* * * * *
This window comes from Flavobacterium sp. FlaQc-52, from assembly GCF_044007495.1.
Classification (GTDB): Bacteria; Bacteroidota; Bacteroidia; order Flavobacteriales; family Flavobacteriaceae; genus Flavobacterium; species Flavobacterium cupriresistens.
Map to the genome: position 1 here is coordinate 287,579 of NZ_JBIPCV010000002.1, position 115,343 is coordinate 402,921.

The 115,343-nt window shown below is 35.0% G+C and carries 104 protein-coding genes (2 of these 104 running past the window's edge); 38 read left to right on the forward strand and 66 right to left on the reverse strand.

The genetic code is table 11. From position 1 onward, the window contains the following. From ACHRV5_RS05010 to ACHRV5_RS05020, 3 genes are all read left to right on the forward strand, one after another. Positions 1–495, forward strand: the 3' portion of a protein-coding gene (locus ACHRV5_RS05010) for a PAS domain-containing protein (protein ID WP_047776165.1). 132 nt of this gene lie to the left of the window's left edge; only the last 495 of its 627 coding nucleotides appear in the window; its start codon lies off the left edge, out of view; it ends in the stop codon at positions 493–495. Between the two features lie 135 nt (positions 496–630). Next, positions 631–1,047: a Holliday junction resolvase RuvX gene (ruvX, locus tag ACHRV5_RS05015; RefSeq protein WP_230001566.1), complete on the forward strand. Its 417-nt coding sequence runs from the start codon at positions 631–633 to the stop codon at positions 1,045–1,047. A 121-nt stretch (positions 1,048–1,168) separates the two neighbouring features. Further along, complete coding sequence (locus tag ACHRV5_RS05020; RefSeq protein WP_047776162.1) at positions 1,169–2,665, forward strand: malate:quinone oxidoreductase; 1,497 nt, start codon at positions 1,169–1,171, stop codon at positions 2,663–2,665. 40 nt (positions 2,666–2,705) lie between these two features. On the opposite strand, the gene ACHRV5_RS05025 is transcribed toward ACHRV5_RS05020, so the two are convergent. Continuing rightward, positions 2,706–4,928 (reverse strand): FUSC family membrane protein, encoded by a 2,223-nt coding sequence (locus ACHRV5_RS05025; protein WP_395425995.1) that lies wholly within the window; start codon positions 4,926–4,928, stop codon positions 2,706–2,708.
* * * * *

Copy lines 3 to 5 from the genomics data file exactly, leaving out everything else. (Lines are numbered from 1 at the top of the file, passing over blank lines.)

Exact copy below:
Map to the genome: position 1 here is coordinate 287,579 of NZ_JBIPCV010000002.1, position 115,343 is coordinate 402,921.

The 115,343-nt window shown below is 35.0% G+C and carries 104 protein-coding genes (2 of these 104 running past the window's edge); 38 read left to right on the forward strand and 66 right to left on the reverse strand.

The genetic code is table 11. From position 1 onward, the window contains the following. From ACHRV5_RS05010 to ACHRV5_RS05020, 3 genes are all read left to right on the forward strand, one after another. Positions 1–495, forward strand: the 3' portion of a protein-coding gene (locus ACHRV5_RS05010) for a PAS domain-containing protein (protein ID WP_047776165.1). 132 nt of this gene lie to the left of the window's left edge; only the last 495 of its 627 coding nucleotides appear in the window; its start codon lies off the left edge, out of view; it ends in the stop codon at positions 493–495. Between the two features lie 135 nt (positions 496–630). Next, positions 631–1,047: a Holliday junction resolvase RuvX gene (ruvX, locus tag ACHRV5_RS05015; RefSeq protein WP_230001566.1), complete on the forward strand. Its 417-nt coding sequence runs from the start codon at positions 631–633 to the stop codon at positions 1,045–1,047. A 121-nt stretch (positions 1,048–1,168) separates the two neighbouring features. Further along, complete coding sequence (locus tag ACHRV5_RS05020; RefSeq protein WP_047776162.1) at positions 1,169–2,665, forward strand: malate:quinone oxidoreductase; 1,497 nt, start codon at positions 1,169–1,171, stop codon at positions 2,663–2,665. 40 nt (positions 2,666–2,705) lie between these two features. On the opposite strand, the gene ACHRV5_RS05025 is transcribed toward ACHRV5_RS05020, so the two are convergent. Continuing rightward, positions 2,706–4,928 (reverse strand): FUSC family membrane protein, encoded by a 2,223-nt coding sequence (locus ACHRV5_RS05025; protein WP_395425995.1) that lies wholly within the window; start codon positions 4,926–4,928, stop codon positions 2,706–2,708.